” Library Systems & Services (LS&S), which partners with public libraries to drive long-term library vitality and growth, announced it would continue to operate the Moreno Valley Public Library through 2021. The partnership between LS&S and the City of Moreno Valley, established in 2013, was also expanded with the opening of a new library branch this month.As part of the expanded public-private partnership, LS&S will manage the 16,000-square-foot main library on Alessandro Boulevard, as well as opening and managing the City’s first satellite branch library at the Moreno Valley Mall at Towngate.The new 5,000 square-foot branch, scheduled to open on December 21, 2017, will be open 45 hours per week and will boast a comprehensive collection and feature many best sellers. Leveraging LS&S’ specialized procurement processes, the City of Moreno Valley has been able to reduce costs and timelines to obtain furniture, fixtures, and equipment necessary for the branch library opening.”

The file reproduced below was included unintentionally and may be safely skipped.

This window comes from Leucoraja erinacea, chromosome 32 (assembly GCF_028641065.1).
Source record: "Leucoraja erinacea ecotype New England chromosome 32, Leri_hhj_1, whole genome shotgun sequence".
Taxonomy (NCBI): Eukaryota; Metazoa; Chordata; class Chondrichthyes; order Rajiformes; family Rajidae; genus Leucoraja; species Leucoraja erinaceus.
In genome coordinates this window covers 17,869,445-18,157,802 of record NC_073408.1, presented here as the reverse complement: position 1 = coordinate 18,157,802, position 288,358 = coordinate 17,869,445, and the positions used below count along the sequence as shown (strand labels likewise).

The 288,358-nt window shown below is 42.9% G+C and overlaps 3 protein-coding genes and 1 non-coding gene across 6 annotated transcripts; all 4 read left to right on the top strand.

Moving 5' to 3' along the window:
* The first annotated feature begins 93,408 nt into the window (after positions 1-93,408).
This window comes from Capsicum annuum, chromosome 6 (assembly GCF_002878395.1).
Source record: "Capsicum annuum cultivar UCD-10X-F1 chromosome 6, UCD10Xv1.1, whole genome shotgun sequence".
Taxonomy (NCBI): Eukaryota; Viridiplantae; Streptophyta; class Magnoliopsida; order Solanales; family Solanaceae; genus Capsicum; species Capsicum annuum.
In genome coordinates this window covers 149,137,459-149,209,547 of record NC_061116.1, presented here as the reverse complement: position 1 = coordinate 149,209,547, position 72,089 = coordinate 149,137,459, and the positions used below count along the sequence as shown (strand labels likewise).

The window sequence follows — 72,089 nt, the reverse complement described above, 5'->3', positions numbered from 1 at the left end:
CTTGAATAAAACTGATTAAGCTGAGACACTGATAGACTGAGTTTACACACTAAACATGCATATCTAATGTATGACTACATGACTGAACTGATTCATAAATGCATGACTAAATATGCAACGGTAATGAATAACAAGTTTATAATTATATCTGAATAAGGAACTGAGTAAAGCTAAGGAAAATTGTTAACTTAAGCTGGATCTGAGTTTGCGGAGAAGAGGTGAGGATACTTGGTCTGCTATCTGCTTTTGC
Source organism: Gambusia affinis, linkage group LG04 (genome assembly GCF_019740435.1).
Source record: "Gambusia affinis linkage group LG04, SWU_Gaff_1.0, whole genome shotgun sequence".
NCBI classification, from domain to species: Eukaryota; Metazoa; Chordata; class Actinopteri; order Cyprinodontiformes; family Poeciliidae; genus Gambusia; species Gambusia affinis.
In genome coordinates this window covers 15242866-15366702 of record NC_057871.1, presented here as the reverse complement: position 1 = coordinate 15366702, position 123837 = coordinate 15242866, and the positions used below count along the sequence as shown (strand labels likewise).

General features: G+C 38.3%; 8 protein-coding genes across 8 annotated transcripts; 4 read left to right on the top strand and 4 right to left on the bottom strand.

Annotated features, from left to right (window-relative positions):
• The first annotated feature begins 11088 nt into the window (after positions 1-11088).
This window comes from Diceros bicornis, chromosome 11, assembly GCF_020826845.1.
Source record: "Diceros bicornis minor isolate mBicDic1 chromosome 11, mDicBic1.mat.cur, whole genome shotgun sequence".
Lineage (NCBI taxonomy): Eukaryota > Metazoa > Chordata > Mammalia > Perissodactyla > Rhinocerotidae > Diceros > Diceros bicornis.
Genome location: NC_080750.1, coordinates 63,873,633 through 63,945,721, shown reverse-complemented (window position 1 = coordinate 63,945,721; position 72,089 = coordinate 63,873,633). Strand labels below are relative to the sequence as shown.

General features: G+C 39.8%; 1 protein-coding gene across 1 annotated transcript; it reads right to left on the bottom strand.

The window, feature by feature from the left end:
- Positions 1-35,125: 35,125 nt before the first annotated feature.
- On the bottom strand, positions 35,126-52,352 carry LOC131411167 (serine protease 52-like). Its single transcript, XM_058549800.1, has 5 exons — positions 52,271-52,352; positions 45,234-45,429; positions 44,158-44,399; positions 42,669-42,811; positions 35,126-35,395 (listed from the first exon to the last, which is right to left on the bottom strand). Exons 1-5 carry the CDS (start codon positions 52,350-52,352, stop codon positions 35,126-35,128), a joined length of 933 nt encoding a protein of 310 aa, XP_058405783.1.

” Despite a lawsuit challenging the Escondido City Council’s right to outsource management of the library, the contract with the private company hired to run the facility will go into effect as planned on Jan. 15, city officials said.In Vista Superior Court on Tuesday, a judge told attorneys representing both sides of the case that it likely would not be until spring before a full hearing could be held.Attorney Alan Geraci told Judge Earl Maas he had not filed a motion for a preliminary injunction, or requested a temporary restraining order seeking a stay to the implementation of the contract between the city and Maryland-based Library Systems & Services (LS&S), because he needed to do more research first.After the hearing, Geraci said he had hoped the city would voluntarily delay the contract’s start date in light of the legal challenge, but that hasn’t happened.The lawsuit, filed on behalf of longtime Escondido residents Roy and Mary Garrett, contends the city’s contract with the private company is illegal because state education code says it’s the library’s board of trustees, not the council, that has control over the operations and management of the library.”